The Ethos of Expert Witnesses: Confusing the Admissibility, Sufficiency and Credibility of Expert Testimony

Eileen A. Scallen, William Mitchell College of Law

This article is co-authored by William E. Wiethoff, Attorney, Bloomington, Indiana (Ph.D. Speech, University of Michigan)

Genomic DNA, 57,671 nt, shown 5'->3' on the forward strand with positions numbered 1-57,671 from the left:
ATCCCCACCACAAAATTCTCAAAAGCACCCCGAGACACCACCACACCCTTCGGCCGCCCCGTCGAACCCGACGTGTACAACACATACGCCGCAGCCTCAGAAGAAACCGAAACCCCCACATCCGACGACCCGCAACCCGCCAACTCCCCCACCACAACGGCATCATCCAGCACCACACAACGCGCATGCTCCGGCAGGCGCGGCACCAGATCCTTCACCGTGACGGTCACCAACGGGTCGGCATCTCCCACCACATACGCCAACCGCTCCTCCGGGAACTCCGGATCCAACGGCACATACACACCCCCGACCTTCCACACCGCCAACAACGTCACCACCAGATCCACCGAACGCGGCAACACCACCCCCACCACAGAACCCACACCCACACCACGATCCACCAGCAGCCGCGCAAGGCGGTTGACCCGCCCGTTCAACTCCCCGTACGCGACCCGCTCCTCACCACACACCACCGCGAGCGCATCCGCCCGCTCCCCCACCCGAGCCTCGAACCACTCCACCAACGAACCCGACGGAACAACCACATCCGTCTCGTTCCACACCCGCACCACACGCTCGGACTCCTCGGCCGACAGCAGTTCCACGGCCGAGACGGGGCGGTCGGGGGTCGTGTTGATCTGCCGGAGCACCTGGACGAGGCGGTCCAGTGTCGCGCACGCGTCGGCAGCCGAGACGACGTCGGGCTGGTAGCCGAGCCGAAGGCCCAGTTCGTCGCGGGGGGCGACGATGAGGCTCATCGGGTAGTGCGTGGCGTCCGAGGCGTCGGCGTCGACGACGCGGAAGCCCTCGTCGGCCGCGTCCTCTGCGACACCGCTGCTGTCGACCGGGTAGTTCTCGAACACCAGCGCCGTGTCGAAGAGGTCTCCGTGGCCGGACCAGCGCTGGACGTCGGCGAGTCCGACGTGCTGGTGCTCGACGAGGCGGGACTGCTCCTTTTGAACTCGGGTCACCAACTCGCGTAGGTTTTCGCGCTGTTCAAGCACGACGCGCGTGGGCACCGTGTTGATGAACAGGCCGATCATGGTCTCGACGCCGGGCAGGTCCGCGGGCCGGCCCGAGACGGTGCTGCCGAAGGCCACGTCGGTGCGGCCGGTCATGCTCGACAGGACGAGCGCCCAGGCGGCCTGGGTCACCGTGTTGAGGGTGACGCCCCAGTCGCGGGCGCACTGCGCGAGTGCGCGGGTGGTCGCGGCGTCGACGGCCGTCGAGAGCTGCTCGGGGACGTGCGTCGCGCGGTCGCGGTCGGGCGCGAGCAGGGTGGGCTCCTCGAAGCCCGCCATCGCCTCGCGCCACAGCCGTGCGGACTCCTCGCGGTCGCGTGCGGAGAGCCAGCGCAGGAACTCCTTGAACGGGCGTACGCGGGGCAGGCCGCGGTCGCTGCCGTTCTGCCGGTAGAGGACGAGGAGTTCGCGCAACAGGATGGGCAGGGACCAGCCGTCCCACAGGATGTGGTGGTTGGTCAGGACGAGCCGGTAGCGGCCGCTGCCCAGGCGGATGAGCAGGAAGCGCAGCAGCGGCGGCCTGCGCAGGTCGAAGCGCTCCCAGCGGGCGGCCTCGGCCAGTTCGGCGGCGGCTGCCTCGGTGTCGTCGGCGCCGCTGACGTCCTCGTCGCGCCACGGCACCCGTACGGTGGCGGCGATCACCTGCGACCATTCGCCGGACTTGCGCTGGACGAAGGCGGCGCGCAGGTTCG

This article focuses on a problem that is presented by expert testimony, and how that problem is best addressed. The article argues that the problem of expert testimony cannot be resolved adequately simply by turning judges into amateur scientists but that the problem must be confronted at its core: Science and law speak different languages. A judge, even one trained in the scientific method, cannot along translate the testimony of expert witnesses into meaningful legal discourse. Further, the article notes that while both the judge and the jury have roles in the evaluation of an expert’s ethos, judges have been improperly accorded the dominant responsibility for evaluating the expert’s ethos which obscures the fact that expert testimony is, at bottom, “opinion,” traditionally evaluated by the trier of fact, often a jury. In support of this, the United States Supreme Court’s recent decision in General Electric Co. v. Joiner is used as an example of how a court may confuse the issues of admissibility, sufficiency, and credibility of expert testimony. The article also argues that in order to generate a thoughtful understanding of expert testimony, more careful attention must be paid to actual expert speech, focusing on the objectionable qualities of it. This argument is illustrated by an examination of the expert testimony in the trial of Dan White, who shot and killed San Francisco Mayor George Moscone and San Francisco Supervisor Harvey Milk on November 27, 1978. The expert testimony in this case was the source of one of the trial’s most memorable images and one of the most reviled examples of “junk science” – the “Twinkie defense.” Overall, the article suggests that the best solution is for the judge, experts, advocates, jury, and in some notable cases, the scientific, legal, and general communities to all play their parts to translate expert testimony into an acceptable decision.